The cross sectional shape of the plenum chamber 27 is shown as substantially rectangular, although other shapes including semicircular are contemplated by the invention. The plenum chamber 27 is sized and configured, along with the swirl ports 8 around the circumference of the cylinder 14, to deliver an equal mass weight of inlet air through each of the plurality of swirl ports 8, at an equal linear velocity of air through the outlet opening 31 of the swirl ports. As the mass of air flows around the circumference of the plenum 6, an incremental mass portion of air passes out of the plenum chamber and through a swirl port. Consequently, the size of the scroll plenum 6 is tapered between the inlet point 26 and the terminating point 29, with a corresponding reduction in the cross sectional area of the scroll chamber 27 between points 26 and 29. Under ideal conditions, and assuming no pressure losses along the scroll plenum chamber, the plenum chamber transverse area tapers to account for the incremental reduction in the mass of air flowing through each successive swirl port 8, and assuming that the height of the plenum is constant, the width (in plan view) of the scroll plenum chamber is reduced linearly. Under the same ideal conditions, and assuming an equal pressure drop, the size and shape of the pathways of the plurality of swirl ports 8 are equal, and provide the same airflow velocity for the same air mass rate. By using well known computational methods, such as computational fluid dynamics (CFD), the appropriate size and distribution of each individual swirl port (or conversely, swirl vane) and for the scroll plenum can be determined for actual operating conditions, to provide an equal mass weight of air through each of the plurality of swirl ports 8, at an equal linear velocity of air through the outlet opening 31 of the swirl port.
A typical swirl velocity, defined as the average velocity of the air exiting the swirl port 8 at the outlet opening 31, is about 500 feet per second, with a pressure drop of about 4%. The swirl velocity ratio, defined as the ratio of the swirl velocity to the average upward air velocity through the cylinder, has been shown to correlate with maximum cylinder pressure achieved in a uniflow scavenged cylinder design.
The swirl port 88 or ports 8 can be formed through the cylinder wall 15 by a number of means including wire electrical discharge machining (wire EDM), drilling, and broaching. Alternatively, the swirl ports can be formed by positioning and fixing the plurality of swirl vanes between two sections of cylinder wall.
The two stroke diesel cycle includes an air intake phase, a compression stroke, a fuel injection phase, a combustion phase, a power stroke, and an exhaust phase.
The air intake and scavenging phase is illustrated in
The initiation of the compression phase is illustrated in
The combustion phase is illustrated in
A programmed solenoid can be used to fully open the exhaust valve 20 at engine starting condition.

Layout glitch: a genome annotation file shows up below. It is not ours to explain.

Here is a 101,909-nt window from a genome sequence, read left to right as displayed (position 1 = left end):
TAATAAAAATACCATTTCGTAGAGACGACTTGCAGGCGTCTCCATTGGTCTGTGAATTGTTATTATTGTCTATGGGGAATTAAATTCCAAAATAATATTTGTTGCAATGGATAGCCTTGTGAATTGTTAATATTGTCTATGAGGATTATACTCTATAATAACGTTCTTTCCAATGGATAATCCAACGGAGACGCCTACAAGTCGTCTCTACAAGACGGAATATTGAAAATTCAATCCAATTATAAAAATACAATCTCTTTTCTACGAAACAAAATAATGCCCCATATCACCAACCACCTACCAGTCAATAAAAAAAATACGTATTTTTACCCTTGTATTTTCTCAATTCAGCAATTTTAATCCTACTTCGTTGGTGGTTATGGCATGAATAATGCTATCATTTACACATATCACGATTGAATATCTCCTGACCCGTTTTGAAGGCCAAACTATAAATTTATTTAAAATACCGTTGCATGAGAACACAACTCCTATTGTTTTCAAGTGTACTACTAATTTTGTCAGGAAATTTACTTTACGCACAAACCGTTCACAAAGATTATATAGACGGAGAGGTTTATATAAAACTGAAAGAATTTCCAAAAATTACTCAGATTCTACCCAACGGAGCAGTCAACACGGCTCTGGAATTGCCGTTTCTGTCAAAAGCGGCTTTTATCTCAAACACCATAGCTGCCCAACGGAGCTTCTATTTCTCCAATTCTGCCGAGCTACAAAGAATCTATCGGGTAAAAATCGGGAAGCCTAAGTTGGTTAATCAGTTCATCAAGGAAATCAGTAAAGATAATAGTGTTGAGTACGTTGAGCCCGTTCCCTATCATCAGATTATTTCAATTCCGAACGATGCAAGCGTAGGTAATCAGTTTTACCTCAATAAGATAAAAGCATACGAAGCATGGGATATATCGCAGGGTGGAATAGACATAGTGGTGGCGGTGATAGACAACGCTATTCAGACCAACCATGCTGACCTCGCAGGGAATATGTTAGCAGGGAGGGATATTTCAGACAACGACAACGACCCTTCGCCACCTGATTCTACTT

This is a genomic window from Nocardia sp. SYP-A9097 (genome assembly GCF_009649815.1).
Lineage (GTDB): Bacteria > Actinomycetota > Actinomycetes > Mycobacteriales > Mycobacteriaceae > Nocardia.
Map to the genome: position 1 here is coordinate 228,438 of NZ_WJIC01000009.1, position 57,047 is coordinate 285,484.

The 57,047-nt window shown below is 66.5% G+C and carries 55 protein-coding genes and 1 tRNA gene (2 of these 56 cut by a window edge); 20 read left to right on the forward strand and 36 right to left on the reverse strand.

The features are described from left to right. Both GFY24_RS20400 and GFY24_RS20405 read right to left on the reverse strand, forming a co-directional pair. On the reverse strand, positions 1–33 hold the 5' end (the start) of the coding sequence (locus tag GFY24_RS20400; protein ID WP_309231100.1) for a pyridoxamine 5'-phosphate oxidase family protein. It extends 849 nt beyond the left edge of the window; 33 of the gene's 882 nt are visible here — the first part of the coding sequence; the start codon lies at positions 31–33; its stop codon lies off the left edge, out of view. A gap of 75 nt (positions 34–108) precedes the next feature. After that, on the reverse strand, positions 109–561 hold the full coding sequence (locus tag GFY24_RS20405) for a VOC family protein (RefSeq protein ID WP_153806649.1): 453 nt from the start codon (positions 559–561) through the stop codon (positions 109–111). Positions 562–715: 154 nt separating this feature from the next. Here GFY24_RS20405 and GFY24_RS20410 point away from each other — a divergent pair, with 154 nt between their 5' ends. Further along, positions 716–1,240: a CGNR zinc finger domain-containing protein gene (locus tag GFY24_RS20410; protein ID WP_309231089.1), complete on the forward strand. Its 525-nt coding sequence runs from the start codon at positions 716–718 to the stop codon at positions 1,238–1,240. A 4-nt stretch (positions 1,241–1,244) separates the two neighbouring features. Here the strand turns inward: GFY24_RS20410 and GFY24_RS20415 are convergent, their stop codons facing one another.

The design and sizing of the plurality of swirl ports can be specified for a particular engine design and fuel source using computational fluid dynamics (CFD). The number of swirl ports 8 and corresponding inlet vanes 7 can number up to hundreds, and more typically numbers between about 12 and 48.
In an aspect of the invention, a lean burning air-fuel mixture is provided to improve fuel efficiency and power generation, through more efficient lean burning of the fuel, and through improved thermal efficiency. Typically, the benefits of leaner burning of fuel include improved fuel efficiency, lower emissions and reduced heat losses. The theoretical lean mixture that can be as low as 0.04. A preferred range for lean burning is about 0.2 to about 0.8.
Each piston 9 includes a piston top 11 and piston rings 10 disposed within annular grooves in the sidewall of the piston 9. The top 11 of the piston includes a plurality of auxiliary vanes 24 oriented in a radial direction from the center of the piston, and transverse to the direction of the swirl vanes 7, to increase the turbulence of the swirling scavenging air upward within the cylinder chamber 21. The number of auxiliary vanes can be the same as or different from the number of swirl ports 8. The auxiliary vanes have elongates side walls 25 extending radially to proximate the edge of the piston top 11 to help effect an upward turning of the swirling air flow.
An example of the engine using the improved cylinder of the present invention is a compound turboprop engine is a two-stroke, uniflow, four cylinder air cooled flat-four aircraft engine based on the Rotax 912 (http://www.rotaxservice.com/rotax_engines/rotax—912ULsp.htm), with a high pressure ratio supercharger compressor that is powered by an exhaust driven turbine. The high pressure turbine is followed by a low pressure power turbine that is geared to the engine crankshaft. An example of a low pressure exhaust turbine is described in U.S. Pat. No. 7,240,491, the disclosure of which is incorporated by reference in its entirety. The engine cylinders have circumferential intake ports at the bottom of the piston stroke with swirl vanes. A large single exhaust valve is at the top of the cylinder. The fuel is injected directly into the swirling airflow near the top of the piston stroke. The fuel is ignited by a high energy sparkplug.
Advantageous features of an engine of the present invention include:
1) straight-through scavenge flow with high scavenge efficiency.